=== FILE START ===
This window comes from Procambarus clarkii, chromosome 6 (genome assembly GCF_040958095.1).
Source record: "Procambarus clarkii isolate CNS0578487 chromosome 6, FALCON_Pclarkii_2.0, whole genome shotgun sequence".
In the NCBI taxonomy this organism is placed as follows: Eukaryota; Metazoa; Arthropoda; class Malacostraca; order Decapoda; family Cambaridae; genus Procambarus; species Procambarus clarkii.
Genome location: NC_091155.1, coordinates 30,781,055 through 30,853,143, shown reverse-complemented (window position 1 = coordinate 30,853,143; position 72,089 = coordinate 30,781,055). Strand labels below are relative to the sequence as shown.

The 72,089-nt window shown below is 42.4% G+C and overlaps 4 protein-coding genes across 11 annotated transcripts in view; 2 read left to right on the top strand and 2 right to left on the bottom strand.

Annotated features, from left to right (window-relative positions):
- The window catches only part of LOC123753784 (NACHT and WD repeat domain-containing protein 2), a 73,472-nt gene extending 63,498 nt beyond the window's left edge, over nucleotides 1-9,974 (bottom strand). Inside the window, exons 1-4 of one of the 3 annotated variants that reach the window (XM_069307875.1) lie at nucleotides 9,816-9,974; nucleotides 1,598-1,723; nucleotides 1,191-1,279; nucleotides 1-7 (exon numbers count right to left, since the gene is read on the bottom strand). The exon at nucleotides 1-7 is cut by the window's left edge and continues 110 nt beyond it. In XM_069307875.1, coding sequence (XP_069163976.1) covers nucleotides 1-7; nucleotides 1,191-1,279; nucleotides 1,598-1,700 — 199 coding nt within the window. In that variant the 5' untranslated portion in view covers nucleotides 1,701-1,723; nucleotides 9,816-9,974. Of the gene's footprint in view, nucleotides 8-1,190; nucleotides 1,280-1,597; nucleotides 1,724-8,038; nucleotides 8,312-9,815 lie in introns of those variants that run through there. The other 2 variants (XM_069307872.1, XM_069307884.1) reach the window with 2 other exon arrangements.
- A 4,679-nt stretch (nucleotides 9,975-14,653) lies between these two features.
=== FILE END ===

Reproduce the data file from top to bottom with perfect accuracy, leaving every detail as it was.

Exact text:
This window comes from Procambarus clarkii, chromosome 6 (genome assembly GCF_040958095.1).
Source record: "Procambarus clarkii isolate CNS0578487 chromosome 6, FALCON_Pclarkii_2.0, whole genome shotgun sequence".
In the NCBI taxonomy this organism is placed as follows: Eukaryota; Metazoa; Arthropoda; class Malacostraca; order Decapoda; family Cambaridae; genus Procambarus; species Procambarus clarkii.
Genome location: NC_091155.1, coordinates 30,781,055 through 30,853,143, shown reverse-complemented (window position 1 = coordinate 30,853,143; position 72,089 = coordinate 30,781,055). Strand labels below are relative to the sequence as shown.

The 72,089-nt window shown below is 42.4% G+C and overlaps 4 protein-coding genes across 11 annotated transcripts in view; 2 read left to right on the top strand and 2 right to left on the bottom strand.

Annotated features, from left to right (window-relative positions):
- The window catches only part of LOC123753784 (NACHT and WD repeat domain-containing protein 2), a 73,472-nt gene extending 63,498 nt beyond the window's left edge, over nucleotides 1-9,974 (bottom strand). Inside the window, exons 1-4 of one of the 3 annotated variants that reach the window (XM_069307875.1) lie at nucleotides 9,816-9,974; nucleotides 1,598-1,723; nucleotides 1,191-1,279; nucleotides 1-7 (exon numbers count right to left, since the gene is read on the bottom strand). The exon at nucleotides 1-7 is cut by the window's left edge and continues 110 nt beyond it. In XM_069307875.1, coding sequence (XP_069163976.1) covers nucleotides 1-7; nucleotides 1,191-1,279; nucleotides 1,598-1,700 — 199 coding nt within the window. In that variant the 5' untranslated portion in view covers nucleotides 1,701-1,723; nucleotides 9,816-9,974. Of the gene's footprint in view, nucleotides 8-1,190; nucleotides 1,280-1,597; nucleotides 1,724-8,038; nucleotides 8,312-9,815 lie in introns of those variants that run through there. The other 2 variants (XM_069307872.1, XM_069307884.1) reach the window with 2 other exon arrangements.
- A 4,679-nt stretch (nucleotides 9,975-14,653) lies between these two features.